Unbelievable Truth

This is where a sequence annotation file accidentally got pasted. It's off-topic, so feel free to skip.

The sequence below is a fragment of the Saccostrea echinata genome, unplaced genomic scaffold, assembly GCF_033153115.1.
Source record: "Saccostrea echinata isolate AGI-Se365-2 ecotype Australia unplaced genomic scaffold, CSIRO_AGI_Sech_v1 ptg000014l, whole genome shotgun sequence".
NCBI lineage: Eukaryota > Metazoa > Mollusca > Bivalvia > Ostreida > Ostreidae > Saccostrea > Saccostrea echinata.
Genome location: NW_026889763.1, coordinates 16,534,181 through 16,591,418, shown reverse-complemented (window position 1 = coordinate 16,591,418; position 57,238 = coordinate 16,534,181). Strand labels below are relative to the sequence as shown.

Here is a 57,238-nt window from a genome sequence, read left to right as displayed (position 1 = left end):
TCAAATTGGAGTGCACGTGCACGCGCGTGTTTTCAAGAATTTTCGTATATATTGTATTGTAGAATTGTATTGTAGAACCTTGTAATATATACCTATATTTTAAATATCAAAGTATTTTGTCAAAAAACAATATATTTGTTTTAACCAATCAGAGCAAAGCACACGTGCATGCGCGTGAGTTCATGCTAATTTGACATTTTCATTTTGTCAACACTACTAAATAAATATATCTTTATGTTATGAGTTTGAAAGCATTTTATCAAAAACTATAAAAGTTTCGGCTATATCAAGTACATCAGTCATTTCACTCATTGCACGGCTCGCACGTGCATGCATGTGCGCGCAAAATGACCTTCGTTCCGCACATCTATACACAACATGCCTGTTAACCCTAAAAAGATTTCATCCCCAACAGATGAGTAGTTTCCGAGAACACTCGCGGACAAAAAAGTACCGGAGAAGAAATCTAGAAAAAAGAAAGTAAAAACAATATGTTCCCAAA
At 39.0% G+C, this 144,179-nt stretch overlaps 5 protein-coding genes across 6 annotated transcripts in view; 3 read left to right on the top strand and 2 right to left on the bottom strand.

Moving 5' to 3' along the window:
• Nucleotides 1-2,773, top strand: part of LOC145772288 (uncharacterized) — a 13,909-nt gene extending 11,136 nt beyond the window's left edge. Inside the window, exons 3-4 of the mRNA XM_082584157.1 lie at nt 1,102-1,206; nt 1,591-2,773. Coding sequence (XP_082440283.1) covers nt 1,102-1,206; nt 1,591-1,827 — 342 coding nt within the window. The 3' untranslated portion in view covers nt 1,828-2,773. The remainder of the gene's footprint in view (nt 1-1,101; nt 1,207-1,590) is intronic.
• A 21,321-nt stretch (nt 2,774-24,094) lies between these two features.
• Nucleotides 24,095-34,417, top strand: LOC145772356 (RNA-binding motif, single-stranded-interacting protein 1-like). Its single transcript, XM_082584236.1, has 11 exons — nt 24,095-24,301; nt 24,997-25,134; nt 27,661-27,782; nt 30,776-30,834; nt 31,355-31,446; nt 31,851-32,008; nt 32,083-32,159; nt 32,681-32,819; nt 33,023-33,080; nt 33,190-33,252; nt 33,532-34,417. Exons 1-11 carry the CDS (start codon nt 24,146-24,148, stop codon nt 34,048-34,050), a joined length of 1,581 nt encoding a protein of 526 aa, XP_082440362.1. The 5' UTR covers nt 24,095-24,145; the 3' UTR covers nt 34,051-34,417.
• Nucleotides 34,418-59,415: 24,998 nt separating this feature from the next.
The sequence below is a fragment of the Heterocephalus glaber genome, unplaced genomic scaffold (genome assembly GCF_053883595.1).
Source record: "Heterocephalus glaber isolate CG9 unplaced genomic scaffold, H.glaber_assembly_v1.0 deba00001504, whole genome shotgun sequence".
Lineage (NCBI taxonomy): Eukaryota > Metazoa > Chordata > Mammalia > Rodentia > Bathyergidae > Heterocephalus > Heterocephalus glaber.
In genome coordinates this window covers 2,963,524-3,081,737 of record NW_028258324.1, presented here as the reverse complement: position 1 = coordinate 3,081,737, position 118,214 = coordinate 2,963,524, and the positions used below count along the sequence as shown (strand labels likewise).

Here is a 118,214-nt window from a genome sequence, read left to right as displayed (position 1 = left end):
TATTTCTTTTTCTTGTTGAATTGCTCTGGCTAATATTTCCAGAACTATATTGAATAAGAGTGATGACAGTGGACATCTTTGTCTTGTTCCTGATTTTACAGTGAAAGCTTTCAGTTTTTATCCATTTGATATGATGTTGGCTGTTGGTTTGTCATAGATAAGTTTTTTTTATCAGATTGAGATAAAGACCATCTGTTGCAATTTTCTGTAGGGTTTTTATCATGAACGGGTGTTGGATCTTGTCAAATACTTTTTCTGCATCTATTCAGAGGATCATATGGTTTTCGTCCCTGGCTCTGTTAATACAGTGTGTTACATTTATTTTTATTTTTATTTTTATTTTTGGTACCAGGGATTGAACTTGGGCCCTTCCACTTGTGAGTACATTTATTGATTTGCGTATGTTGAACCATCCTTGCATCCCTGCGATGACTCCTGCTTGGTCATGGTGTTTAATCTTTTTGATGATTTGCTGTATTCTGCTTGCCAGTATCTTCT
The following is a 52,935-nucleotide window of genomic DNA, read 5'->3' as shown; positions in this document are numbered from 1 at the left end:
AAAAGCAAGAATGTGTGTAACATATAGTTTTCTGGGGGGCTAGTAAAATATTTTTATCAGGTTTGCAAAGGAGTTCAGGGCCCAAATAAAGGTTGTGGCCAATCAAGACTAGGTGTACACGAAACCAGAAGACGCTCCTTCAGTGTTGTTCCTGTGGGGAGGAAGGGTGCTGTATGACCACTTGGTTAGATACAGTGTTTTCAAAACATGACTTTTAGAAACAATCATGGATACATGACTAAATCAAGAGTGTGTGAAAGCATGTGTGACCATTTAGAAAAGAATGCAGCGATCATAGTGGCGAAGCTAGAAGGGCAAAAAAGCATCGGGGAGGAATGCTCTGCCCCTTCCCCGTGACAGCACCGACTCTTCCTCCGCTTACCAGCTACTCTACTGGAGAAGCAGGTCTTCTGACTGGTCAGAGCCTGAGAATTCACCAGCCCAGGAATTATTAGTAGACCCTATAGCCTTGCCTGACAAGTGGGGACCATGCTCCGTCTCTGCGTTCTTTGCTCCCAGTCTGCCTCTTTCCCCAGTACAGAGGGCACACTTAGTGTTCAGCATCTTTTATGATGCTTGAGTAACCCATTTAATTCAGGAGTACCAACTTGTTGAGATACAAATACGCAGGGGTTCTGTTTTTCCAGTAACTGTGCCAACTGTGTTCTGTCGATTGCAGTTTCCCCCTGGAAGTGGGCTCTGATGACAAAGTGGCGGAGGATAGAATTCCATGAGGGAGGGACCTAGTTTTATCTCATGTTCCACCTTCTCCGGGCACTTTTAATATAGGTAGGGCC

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It didn't take Oraclean abilities to see that the Unbelievable Truth, shrewdly described by David Quantick as champions of "noodly waft folk," had a creditable life span inside those few months couched between memorized Radiohead release dates. Surely this defeated, posthumous collection of unreleased tracks, B-sides, and live clips was far from brother Thom's faux-intellectual histrionics. Hints of flamenco dub and Eastern-European bluegrass might offer alluring notes in the margins of the tedious bastardizing of rock that infested Britain after Travis went supernova, but the band consistently takes such quietly creative stirrings, gets scared, and retreats into a vacuum after the first few introductory notes. "Some of These People" isn't bad, considering: curling into a fetal position like Clint Mansell's soundtrack to Requiem for a Dream, it has an indescribable fusion of acoustical cunning and teetotaled insecurity. That, though, is about as good as it gets. Like their debut album, even the best songs here feel unfinished and tend to shudder into a blur the instant you start paying them any sort of attention. A shame it has to end like this too. Demanded by no one, a pitiable yet inessential nail in the coffin.

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